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Rocket Lab will launch a cubesat to the moon for NASA next year

Rocket Lab's U.S. launch site, Launch Complex-2 at NASA's Wallops Flight Facility on Wallops Island, Virginia, will serve as the jumping-off point for the CAPSTONE cubesat mission to the moon.
Rocket Lab's U.S. launch site, Launch Complex-2 at NASA's Wallops Flight Facility on Wallops Island, Virginia, will serve as the jumping-off point for the CAPSTONE cubesat mission to the moon.
(Image: © Space.com via Tariq Malik/Future)

Rocket Lab is extending its reach far beyond Earth orbit.

The California-based company has won a NASA contract to launch a tiny cubesat toward the moon, representatives of both organizations announced on Friday (Feb. 14).

The 55-lb. (25 kilograms) Cislunar Autonomous Positioning System Technology Operations and Navigation Experiment spacecraft, or CAPSTONE, will lift off atop a Rocket Lab Electron booster in early 2021, if all goes according to plan.

Related: Rocket Lab and its Electron booster (photos)

The launch will take place from Rocket Lab's pad at the Mid-Atlantic Regional Spaceport (MARS), which is located at NASA's Wallops Flight Facility in Virginia. CAPSTONE will be the second lunar probe to depart from Virginia, after NASA's Lunar Atmosphere and Dust Environment Explorer (LADEE), which lifted off from MARS in September 2013.

After the two-stage Electron gets CAPSTONE aloft, Rocket Lab's Photon satellite bus will fire up its onboard engine, sending the cubesat on a long journey toward the moon. About three months later, CAPSTONE will get itself into a highly elliptical "rectilinear halo orbit" around Earth's nearest neighbor — the same orbit targeted for Gateway, the small space station NASA plans to build as part of its Artemis lunar-exploration program.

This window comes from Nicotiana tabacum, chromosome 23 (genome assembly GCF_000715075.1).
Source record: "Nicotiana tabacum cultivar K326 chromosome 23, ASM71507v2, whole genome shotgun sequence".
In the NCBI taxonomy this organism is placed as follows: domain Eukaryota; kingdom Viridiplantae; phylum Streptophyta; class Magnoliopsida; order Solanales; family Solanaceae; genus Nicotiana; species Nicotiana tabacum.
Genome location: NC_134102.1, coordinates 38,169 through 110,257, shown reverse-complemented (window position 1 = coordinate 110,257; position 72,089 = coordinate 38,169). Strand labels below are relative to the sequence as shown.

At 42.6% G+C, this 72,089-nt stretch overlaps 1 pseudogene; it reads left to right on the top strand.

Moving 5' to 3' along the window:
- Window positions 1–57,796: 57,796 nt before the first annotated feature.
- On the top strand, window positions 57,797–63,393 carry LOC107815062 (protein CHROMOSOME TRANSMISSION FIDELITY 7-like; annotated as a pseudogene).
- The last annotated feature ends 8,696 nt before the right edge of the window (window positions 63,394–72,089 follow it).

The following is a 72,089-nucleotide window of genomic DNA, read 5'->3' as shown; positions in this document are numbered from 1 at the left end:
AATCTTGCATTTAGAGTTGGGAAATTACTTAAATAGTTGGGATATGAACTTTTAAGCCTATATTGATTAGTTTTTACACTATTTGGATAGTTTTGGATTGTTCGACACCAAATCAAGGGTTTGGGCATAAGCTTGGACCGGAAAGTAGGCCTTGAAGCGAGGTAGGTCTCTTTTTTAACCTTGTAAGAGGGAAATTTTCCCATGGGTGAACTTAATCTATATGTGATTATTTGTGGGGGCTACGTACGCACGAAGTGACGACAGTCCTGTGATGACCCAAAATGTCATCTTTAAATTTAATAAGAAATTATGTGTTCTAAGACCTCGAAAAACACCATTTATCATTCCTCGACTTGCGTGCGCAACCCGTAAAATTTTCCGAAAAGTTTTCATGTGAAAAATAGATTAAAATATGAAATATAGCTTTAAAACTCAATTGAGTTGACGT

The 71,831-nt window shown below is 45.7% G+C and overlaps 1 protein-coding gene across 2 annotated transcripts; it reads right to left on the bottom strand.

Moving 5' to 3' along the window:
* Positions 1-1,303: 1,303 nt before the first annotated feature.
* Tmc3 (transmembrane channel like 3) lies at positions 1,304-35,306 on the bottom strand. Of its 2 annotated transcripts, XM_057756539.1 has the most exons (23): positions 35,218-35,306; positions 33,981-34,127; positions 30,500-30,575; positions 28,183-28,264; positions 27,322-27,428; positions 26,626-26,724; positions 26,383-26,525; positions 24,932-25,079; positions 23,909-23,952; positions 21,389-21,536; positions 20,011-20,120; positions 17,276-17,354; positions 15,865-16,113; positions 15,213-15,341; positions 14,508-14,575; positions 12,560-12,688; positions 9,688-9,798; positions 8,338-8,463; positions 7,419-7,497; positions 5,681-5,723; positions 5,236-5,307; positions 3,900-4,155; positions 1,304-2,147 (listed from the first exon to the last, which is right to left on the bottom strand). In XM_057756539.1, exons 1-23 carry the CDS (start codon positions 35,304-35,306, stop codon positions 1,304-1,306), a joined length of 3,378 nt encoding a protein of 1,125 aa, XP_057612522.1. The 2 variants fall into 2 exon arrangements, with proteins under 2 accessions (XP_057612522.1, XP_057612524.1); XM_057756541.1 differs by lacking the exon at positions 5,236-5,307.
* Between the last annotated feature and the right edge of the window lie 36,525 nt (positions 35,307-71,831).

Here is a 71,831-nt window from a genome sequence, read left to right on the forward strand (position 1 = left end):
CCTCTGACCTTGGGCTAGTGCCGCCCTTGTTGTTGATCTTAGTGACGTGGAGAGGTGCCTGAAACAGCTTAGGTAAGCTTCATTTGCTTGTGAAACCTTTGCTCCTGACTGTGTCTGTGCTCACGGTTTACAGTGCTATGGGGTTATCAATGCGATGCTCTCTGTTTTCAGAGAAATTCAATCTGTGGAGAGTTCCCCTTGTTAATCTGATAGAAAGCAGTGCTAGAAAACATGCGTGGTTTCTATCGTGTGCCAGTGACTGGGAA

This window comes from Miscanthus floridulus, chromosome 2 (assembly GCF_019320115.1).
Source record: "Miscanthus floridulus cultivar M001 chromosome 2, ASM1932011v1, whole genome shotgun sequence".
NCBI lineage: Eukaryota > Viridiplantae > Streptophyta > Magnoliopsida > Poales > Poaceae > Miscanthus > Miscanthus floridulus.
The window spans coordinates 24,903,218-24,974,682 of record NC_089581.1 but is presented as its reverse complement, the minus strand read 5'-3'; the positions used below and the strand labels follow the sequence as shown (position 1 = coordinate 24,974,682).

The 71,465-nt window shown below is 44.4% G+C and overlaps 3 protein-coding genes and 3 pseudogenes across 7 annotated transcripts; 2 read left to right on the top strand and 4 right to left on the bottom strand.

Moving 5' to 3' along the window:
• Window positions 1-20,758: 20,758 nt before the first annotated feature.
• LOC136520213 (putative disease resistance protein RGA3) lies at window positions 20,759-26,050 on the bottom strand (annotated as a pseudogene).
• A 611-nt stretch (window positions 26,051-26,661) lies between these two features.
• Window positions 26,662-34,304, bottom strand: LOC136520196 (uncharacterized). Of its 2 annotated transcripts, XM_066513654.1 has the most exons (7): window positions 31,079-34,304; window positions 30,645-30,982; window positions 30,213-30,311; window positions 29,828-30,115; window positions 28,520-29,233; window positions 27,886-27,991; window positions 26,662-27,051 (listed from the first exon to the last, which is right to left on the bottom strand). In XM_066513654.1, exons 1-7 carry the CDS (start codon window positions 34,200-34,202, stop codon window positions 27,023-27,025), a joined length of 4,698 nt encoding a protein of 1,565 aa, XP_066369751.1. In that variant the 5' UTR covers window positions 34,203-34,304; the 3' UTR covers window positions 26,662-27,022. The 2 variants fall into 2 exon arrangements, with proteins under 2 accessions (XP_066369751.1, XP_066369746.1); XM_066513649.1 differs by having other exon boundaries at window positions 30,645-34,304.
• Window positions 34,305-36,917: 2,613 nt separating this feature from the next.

"CAPSTONE is a rapid, risk-tolerant demonstration that sets out to learn about the unique, seven-day cislunar orbit we are also targeting for Gateway," Marshall Smith, director of human lunar exploration programs at NASA headquarters in Washington, said in a statement. "We are not relying only on this precursor data, but we can reduce navigation uncertainties ahead of our future missions using the same lunar orbit."

Rocket Lab has launched 11 missions to date using the 57-foot-tall (17 meters) Electron, a vehicle designed to loft small satellites rapidly, efficiently and relatively cheaply. All of those flights went to Earth orbit, however, so CAPSTONE will mark a big leap for the company.

"Small satellites like CAPSTONE will play a crucial role in supporting the return of human missions to the moon, and we’re proud to be supporting NASA in this unique and pivotal mission," Rocket Lab founder and CEO Peter Beck said in a different statement. "In the same way we opened access to low Earth orbit for small satellites, we’re proud to be bringing the moon within reach to enable research and exploration."

The fixed-price CAPSTONE launch contract is worth $9.95 million, NASA officials said. In September 2019, the space agency awarded Colorado-based company Advanced Space a $13.7 million contract to develop and operate the little satellite.

The MARS facility is Rocket Lab's second launch complex. The first, on New Zealand's North Island, has supported all 11 Electron liftoffs to date.

Electron is currently an expendable vehicle, but Rocket Lab plans to begin recovering and reusing the booster's first stage. The company successfully guided first stages back down toward Earth during the last two Electron launches and may soon take the next step: attempting to snag a falling booster out of the sky with a helicopter.

Mike Wall's book about the search for alien life, "Out There" (Grand Central Publishing, 2018; illustrated by Karl Tate), is out now. Follow him on Twitter @michaeldwall. Follow us on Twitter @Spacedotcom or Facebook

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  • Eva Braun
    The CAPSTONE mission is made to test the unique elliptical orbit along which the future circumlunar space station Gateway will navigate.
    Reply